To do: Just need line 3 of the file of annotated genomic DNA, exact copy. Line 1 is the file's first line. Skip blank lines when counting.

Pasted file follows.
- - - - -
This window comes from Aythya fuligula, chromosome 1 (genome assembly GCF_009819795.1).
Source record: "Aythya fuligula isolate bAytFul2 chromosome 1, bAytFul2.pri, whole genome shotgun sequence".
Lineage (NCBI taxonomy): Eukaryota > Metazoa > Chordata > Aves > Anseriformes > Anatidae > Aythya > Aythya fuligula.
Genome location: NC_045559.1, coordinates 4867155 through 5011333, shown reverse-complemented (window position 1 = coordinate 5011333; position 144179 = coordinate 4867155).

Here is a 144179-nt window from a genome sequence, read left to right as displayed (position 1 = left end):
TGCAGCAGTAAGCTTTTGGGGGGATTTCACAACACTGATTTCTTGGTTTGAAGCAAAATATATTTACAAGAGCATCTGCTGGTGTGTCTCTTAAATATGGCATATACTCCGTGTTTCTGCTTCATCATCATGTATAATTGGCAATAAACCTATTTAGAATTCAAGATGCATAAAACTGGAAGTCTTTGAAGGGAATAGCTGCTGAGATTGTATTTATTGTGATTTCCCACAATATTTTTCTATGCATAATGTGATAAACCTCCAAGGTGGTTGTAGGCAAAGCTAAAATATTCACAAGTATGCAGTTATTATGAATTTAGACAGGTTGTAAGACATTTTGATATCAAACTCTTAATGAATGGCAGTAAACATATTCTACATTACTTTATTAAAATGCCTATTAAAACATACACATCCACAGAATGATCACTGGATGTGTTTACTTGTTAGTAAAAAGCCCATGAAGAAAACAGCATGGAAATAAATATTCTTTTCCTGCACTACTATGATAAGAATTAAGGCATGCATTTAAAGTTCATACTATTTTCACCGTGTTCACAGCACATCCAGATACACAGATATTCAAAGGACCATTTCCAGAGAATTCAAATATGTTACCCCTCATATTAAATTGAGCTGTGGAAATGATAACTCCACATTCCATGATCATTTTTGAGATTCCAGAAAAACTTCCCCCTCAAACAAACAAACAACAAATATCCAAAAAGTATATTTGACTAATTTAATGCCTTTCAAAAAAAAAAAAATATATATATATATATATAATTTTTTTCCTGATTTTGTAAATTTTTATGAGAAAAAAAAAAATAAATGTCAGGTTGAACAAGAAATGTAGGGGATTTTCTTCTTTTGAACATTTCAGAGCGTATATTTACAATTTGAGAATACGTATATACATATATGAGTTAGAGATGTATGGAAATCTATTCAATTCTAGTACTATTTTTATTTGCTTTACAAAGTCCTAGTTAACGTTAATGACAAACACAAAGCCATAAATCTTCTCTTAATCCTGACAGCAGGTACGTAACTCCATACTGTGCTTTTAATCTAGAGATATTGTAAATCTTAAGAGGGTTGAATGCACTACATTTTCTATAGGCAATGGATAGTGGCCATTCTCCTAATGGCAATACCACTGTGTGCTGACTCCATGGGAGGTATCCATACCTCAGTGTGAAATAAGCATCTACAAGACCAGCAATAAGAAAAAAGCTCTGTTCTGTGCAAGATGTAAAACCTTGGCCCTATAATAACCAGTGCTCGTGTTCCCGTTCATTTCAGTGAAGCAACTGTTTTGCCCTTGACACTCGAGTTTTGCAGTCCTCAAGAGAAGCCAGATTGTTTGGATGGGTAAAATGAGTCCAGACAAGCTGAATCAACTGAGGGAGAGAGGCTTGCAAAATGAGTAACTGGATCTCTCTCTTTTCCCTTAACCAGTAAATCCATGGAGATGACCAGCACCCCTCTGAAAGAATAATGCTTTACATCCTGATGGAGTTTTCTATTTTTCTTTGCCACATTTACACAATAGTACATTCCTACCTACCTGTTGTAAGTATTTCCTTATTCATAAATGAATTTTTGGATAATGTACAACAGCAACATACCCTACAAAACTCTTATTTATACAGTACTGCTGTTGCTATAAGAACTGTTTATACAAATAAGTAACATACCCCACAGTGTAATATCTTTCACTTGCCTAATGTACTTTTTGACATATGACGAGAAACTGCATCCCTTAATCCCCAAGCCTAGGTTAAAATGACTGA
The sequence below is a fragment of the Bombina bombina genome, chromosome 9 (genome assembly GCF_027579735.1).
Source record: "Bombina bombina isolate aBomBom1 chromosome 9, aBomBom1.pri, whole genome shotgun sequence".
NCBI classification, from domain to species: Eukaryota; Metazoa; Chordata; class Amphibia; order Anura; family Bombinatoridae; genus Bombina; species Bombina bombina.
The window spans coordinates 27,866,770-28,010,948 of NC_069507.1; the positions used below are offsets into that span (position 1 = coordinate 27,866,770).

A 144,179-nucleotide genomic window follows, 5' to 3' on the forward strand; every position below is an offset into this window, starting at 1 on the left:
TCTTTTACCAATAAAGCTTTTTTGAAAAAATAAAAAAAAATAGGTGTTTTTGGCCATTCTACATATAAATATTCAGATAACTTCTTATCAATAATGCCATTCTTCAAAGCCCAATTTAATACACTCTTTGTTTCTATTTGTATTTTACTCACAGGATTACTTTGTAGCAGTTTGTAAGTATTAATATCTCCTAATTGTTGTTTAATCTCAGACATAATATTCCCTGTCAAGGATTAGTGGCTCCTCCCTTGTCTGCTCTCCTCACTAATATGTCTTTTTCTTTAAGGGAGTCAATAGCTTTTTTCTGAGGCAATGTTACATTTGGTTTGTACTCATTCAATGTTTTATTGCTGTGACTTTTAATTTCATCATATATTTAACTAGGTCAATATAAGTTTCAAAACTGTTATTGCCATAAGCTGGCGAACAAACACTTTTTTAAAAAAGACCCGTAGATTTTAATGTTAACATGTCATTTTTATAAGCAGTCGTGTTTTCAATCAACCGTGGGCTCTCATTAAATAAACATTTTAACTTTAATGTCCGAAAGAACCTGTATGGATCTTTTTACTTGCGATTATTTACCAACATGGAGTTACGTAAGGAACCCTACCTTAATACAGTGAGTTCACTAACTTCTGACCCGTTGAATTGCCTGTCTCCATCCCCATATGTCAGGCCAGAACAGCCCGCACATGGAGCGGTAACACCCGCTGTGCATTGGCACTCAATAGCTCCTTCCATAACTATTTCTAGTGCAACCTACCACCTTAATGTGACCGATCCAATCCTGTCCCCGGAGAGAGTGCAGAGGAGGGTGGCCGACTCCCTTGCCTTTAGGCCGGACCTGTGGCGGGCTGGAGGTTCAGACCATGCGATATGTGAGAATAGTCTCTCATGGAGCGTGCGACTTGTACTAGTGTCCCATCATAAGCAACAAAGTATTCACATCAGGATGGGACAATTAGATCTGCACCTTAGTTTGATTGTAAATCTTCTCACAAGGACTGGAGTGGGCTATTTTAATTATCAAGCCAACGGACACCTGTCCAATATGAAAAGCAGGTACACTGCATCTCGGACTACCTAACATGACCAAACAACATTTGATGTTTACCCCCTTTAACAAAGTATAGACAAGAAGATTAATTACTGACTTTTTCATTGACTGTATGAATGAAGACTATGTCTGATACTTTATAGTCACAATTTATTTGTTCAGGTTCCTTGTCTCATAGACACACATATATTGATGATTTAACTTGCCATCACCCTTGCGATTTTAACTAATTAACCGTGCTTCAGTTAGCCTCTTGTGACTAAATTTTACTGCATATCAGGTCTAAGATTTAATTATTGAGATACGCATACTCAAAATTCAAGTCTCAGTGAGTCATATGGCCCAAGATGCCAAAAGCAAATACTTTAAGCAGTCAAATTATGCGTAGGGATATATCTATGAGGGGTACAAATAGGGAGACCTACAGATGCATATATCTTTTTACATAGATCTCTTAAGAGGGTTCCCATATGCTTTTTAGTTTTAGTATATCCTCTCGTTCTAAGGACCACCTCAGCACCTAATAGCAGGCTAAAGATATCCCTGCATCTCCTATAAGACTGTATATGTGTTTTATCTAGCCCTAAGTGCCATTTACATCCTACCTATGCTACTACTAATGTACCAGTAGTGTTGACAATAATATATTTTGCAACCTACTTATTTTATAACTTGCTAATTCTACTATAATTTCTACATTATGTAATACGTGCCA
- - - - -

Lineage (NCBI taxonomy): Eukaryota > Metazoa > Chordata > Aves > Anseriformes > Anatidae > Aythya > Aythya fuligula.